Parting Ways: the Near-Life Experiences of Peter Orbach (2005)

Peter Orbach’s problems all began when he tried to kill himself. This may seem a bit odd, since suicide usually is both the end of old problems and the beginning of new ones, but in this case it’s definitely true. See, Peter both succeeds and fails in killing himself. He succeeds in forcing his soul to another plane. In the first few pages we see Peter’s soul being collected by a member of the collections department of the corporation that runs the afterlife. Unfortunately, the agent is also rather incompetent, and somehow a breath of life is left in Peter’s body. His girlfriend Jennie finds the soulless version of Peter and saves him from hanging himself. But without his soul, Peter becomes a very different person than he was before.
Parting Ways is a very unique and funny exploration of life after death, the importance and resiliance of the human soul, and how corporations can try incessantly to smash and destroy human individuality. Along the way, we get a look at art and its importance as human expression, meet the nicest demon in all of literature, and meet a psychic who somehow understands what’s going on.
This is a remarkable comic book because it’s so fresh. No character is a cliche; instead, each seems to have a unique sense of life and energy to them. Jennie Munroe, Orbach’s girlfriend, reacts to his suicide attempt in a tremendously moving and intelligent way. We see her mourn his near-death in a way that’s particular to her, see her be as supportive as can be, and see her begin to move past her emotions in very realistic ways. Her reactions seem logical to her situations, but are uniquely her reactions. Similarly, the psychic Helena Blaise starts out seeming the stereotype of the dotty and sleazy psychic when we first meet her, but the more we learn about Blaise, the more she seems a unique character. Only manipulative art gallery owner Leo Herbert seems two-dimensional in this book. His casual manipulation of the characters in this book seems awfully familiar somehow. But every other character, from the lazy and incompetent collection agent demon to Peter’s wonderful dual identity, is strikingly unique.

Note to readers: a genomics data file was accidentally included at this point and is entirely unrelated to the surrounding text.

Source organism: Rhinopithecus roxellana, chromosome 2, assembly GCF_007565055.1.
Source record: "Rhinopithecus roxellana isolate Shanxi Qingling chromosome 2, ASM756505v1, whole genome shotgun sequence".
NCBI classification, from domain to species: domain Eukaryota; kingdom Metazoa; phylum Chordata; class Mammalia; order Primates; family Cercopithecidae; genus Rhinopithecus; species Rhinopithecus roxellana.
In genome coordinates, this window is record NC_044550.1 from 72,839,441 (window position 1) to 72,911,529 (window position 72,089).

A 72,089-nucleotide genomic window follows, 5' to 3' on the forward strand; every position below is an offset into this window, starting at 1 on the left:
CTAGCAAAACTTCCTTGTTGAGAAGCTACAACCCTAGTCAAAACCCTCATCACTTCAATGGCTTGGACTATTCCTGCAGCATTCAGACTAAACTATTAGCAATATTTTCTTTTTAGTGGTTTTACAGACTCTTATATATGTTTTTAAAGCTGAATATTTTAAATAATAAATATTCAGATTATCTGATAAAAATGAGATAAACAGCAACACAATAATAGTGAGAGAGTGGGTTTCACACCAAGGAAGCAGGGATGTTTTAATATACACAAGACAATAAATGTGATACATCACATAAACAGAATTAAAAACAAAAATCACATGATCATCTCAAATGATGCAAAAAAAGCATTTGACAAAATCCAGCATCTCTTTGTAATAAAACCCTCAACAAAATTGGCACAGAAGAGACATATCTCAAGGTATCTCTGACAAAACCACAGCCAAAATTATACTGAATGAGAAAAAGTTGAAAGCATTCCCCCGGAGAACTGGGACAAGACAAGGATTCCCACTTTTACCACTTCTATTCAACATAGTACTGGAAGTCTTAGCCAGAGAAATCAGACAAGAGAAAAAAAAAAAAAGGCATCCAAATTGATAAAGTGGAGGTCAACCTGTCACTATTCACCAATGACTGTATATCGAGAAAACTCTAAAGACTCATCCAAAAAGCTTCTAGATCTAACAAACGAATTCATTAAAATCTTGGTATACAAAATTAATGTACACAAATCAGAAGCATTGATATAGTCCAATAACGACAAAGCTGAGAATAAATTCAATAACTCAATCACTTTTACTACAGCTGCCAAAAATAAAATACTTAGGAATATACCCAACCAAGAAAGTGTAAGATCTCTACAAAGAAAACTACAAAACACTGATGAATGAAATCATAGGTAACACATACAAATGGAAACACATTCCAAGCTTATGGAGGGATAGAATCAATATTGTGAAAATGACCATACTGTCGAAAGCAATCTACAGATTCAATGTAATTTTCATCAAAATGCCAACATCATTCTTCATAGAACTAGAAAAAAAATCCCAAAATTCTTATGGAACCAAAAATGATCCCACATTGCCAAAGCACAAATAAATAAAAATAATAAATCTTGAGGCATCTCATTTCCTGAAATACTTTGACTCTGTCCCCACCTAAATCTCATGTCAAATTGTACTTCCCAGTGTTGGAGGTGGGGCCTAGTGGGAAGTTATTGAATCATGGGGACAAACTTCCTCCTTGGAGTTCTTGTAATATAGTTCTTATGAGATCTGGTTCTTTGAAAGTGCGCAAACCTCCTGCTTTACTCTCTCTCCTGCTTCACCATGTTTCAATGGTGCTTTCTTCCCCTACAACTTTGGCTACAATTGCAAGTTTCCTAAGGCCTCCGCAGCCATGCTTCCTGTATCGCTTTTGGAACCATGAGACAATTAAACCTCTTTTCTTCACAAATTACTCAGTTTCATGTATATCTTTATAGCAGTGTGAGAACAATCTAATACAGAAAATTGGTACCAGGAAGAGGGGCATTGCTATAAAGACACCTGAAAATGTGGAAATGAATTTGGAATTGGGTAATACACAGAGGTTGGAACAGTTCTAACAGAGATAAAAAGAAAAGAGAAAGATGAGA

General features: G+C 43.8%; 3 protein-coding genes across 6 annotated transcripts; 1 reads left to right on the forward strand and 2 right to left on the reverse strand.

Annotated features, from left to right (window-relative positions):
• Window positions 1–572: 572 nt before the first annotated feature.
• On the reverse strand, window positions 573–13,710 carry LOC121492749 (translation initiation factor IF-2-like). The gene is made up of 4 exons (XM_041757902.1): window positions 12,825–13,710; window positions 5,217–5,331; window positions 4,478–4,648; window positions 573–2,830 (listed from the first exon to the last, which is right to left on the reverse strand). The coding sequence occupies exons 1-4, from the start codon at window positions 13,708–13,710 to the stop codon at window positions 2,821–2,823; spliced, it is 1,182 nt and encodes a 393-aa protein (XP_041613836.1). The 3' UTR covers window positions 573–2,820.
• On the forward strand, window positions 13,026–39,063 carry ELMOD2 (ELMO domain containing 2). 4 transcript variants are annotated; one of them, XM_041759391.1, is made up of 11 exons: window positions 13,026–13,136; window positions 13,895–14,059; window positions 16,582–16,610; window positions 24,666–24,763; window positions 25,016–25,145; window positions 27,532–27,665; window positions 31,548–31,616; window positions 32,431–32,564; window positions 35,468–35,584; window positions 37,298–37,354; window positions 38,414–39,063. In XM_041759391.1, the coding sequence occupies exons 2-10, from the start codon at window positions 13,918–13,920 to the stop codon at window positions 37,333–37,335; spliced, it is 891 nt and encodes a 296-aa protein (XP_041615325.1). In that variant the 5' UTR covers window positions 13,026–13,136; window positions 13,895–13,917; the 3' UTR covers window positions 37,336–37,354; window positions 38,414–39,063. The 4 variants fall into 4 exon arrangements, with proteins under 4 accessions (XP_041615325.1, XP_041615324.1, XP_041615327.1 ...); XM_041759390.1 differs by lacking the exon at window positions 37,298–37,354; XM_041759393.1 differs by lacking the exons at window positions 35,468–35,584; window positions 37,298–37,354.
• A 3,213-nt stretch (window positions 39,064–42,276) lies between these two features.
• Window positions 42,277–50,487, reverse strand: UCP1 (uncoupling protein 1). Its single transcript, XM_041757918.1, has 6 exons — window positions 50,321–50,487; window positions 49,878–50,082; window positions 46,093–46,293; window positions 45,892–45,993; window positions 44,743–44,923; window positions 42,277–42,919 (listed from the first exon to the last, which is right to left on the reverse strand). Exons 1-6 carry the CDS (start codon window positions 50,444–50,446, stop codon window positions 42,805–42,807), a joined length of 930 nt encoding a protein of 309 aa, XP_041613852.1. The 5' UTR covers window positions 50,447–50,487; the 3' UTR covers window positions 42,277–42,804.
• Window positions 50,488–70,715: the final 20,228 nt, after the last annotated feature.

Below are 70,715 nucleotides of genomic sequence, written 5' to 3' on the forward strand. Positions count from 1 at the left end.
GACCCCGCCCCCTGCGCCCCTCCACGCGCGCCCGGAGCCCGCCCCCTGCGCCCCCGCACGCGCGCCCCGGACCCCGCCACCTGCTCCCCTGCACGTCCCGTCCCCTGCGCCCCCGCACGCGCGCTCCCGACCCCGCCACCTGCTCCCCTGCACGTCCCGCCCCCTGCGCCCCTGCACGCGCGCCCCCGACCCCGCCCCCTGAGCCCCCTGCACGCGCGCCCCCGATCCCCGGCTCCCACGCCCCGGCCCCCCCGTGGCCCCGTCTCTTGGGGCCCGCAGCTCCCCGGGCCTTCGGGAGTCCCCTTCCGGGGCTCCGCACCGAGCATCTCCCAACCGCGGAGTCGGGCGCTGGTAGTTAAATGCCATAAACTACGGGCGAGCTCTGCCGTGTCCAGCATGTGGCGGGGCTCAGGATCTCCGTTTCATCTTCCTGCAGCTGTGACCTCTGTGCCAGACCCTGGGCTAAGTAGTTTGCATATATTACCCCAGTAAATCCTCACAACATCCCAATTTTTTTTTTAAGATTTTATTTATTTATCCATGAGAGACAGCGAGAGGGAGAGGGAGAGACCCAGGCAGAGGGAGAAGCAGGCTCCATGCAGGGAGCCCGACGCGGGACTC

Of course, one fixture of post-death stories is that each take on Hell must be unique. In this book, Foley succeeds in creating a unique take on Hell. In creating an aferlife complete with subways, bureaucracies, and bored functionaries, Foley creates a clever analogue to many people’s daily lives. The parallels to normal life are hidden, but they exist below the surface, and are very humorous. When the story hits its climax, even the reactions of Hell’s functionaries ring true. When the demon Hissrich is called before the board of directors of DIS Co., the scene is spooky, funny and stirring all at the same time.
Mooney and Craine’s artwork is clever and subtle. Peter’s reactions are conveyed wonderfully – in a story where reactions really have the potential to make or break the tale, the artists deliver. Theire portrayals of corporate Hell are clever and funny, and the way they draw demon Hissrich are quietly clever. They really do a fine job delivering on this complex and subtle story.
Foley, Mooney and Craine deliver a terrific and unique story in Parting Ways. Their story is subtle and clever and very funny. Parting Ways is one of the most thoughtful graphic novels in a long time.

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